There are all sorts of conflicting ideas on the subject of just what piety and service to G-d are all about. And they run the gamut from stark abstinence or selfless subjugation to a rather laissez faire sort. But in fact the “positive and preferred” kind of piety that Ramchal endorses, as he terms it, is “different from our conception of it”.
And the only reason why most of us misunderstand piety, he points out, is because we simply don’t think about it much.
He then makes an interesting point. We’d certainly need to concentrate on it. Because while we might think, he argues, that piety is a “given”, a good person’s “default” position (as we’d put it) which he or she just naturally slips back into when not doing harm or sinning, that’s not so. For, “matters of piety, G-d-reverence and love, and purity of heart are not so ingrained in your heart”, he argues, that you could “come upon (them) nonchalantly and … naturally”. In point of fact, we’d have to follow a process to achieve all that and to avoid its deterrents. For as G- d surely knows, “there’s no lack for things to keep them from you”.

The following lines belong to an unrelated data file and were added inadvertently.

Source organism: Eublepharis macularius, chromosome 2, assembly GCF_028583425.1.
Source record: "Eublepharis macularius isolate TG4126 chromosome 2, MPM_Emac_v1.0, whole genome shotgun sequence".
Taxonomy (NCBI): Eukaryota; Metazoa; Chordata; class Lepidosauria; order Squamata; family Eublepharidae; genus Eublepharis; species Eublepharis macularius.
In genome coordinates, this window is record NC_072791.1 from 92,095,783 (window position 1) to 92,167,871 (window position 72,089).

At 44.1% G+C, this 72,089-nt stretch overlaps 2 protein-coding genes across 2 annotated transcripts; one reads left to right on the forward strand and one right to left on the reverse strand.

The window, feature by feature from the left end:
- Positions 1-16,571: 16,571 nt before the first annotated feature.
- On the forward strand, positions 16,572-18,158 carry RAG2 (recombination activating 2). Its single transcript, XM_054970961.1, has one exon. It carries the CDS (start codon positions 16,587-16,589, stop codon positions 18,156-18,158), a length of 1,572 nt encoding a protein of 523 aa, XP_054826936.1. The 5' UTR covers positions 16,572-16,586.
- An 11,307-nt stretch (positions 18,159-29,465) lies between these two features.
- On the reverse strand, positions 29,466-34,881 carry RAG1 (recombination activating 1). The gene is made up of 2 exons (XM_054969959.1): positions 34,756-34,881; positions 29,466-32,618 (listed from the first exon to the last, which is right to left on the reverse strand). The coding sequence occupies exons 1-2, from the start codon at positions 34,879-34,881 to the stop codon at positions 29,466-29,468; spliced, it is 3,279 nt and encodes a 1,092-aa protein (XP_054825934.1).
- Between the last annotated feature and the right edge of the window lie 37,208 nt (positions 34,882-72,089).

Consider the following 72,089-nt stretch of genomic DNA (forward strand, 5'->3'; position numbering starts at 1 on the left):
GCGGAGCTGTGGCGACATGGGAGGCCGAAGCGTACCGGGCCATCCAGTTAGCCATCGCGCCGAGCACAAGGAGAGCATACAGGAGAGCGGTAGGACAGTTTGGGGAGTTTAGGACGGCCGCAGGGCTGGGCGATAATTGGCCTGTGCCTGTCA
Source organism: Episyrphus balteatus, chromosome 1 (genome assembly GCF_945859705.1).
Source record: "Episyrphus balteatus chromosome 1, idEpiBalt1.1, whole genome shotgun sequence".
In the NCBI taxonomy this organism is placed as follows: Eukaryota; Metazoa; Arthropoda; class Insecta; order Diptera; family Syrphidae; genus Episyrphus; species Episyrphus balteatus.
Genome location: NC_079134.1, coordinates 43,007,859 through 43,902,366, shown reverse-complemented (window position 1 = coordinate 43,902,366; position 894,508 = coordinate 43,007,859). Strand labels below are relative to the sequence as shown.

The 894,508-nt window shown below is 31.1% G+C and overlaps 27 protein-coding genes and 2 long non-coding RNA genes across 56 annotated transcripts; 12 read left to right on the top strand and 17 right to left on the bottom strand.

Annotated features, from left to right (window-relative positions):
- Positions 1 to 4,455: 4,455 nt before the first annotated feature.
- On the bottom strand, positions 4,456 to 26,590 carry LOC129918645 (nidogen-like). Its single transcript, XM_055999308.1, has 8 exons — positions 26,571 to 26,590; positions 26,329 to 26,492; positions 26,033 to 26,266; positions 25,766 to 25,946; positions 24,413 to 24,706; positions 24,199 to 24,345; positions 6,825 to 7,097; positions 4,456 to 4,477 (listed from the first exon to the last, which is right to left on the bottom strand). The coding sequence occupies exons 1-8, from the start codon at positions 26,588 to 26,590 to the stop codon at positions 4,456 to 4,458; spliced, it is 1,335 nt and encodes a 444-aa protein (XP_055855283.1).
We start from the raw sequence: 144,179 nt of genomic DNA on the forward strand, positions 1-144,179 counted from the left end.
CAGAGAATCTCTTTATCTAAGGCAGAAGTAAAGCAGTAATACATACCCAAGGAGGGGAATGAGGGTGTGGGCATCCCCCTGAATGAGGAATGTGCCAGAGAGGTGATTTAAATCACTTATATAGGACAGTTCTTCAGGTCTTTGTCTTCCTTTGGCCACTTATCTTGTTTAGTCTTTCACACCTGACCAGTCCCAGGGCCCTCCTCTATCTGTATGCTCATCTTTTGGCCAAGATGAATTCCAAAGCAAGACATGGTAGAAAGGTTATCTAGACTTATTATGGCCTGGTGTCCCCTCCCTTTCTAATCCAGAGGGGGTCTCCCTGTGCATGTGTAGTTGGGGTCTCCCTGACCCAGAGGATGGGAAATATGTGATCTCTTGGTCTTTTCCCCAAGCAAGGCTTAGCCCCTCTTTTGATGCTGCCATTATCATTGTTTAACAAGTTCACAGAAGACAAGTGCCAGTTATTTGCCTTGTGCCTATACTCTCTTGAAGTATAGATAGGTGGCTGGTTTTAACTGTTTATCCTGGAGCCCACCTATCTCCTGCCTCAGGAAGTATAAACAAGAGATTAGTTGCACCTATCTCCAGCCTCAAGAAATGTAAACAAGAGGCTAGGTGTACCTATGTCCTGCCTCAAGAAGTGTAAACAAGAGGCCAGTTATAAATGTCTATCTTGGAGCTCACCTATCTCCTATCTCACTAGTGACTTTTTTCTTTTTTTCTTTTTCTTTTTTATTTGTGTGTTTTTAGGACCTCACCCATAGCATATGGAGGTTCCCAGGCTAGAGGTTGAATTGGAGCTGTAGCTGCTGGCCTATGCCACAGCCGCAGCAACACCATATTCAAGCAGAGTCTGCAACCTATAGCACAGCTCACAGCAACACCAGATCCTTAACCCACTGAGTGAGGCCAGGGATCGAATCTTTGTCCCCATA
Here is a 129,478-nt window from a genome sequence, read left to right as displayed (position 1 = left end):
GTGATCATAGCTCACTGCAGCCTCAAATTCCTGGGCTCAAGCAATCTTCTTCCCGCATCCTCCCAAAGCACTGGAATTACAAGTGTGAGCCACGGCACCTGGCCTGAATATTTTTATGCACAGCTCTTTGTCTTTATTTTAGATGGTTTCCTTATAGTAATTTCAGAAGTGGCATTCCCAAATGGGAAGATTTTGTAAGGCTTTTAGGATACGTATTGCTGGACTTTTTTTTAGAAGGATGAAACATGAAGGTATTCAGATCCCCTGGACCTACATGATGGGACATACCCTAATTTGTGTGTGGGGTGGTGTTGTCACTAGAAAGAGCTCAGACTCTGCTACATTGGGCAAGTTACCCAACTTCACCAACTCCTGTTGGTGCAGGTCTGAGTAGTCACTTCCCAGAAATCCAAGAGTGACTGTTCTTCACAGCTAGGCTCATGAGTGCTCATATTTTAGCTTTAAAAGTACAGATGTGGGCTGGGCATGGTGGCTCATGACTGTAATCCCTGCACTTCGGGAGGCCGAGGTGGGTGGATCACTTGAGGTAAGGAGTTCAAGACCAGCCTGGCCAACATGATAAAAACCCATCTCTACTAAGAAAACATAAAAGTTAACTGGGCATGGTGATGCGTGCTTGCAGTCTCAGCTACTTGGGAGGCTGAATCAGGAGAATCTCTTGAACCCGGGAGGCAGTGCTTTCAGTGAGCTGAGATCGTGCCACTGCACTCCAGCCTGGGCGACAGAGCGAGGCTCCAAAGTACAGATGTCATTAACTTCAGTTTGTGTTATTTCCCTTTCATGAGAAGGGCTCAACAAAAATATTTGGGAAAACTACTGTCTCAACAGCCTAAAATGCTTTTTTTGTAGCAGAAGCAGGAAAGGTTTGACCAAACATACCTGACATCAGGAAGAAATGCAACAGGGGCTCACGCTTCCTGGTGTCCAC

So it follows then that we’d need to actively pursue piety and reverence, and that we’d have to answer for not having done that. After all, “how will we respond on the Day of Reproach if we will have slacked-off in our study of these things, and abandoned … the very essence of what G-d asks of us?” How dare we abandon “our great obligation to our Creator” while spending so much time on things that don’t fulfill what He specifically asks of us, Ramchal implores.
He pointed out an additional fact in another work. We ordinarily delve very rigorously into each mitzvah’s nuanced requirements, arguing for and against each variation and citing many sources for our case … and yet we’re willing to accept pat and fixed definitions for some subtle and wide- ranging mitzvot like “loving G-d”, “fearing G-d”, and the like. And we give scant thought to the makeup of traits like humility, innocence, and abstinence which we agree are important to strive for (Vichuach HaChacham v’haChasssid).
His point is that at bottom what we’re expected to do is to “consider … the true nature of G-d-reverence and its ramifications”, to “set Divine- love in our hearts”, to attach ourselves onto G-d’s presence by “longing for Him” and concentrating upon “His greatness and exaltedness”, and to set about “rectifying and setting-straight” our characters.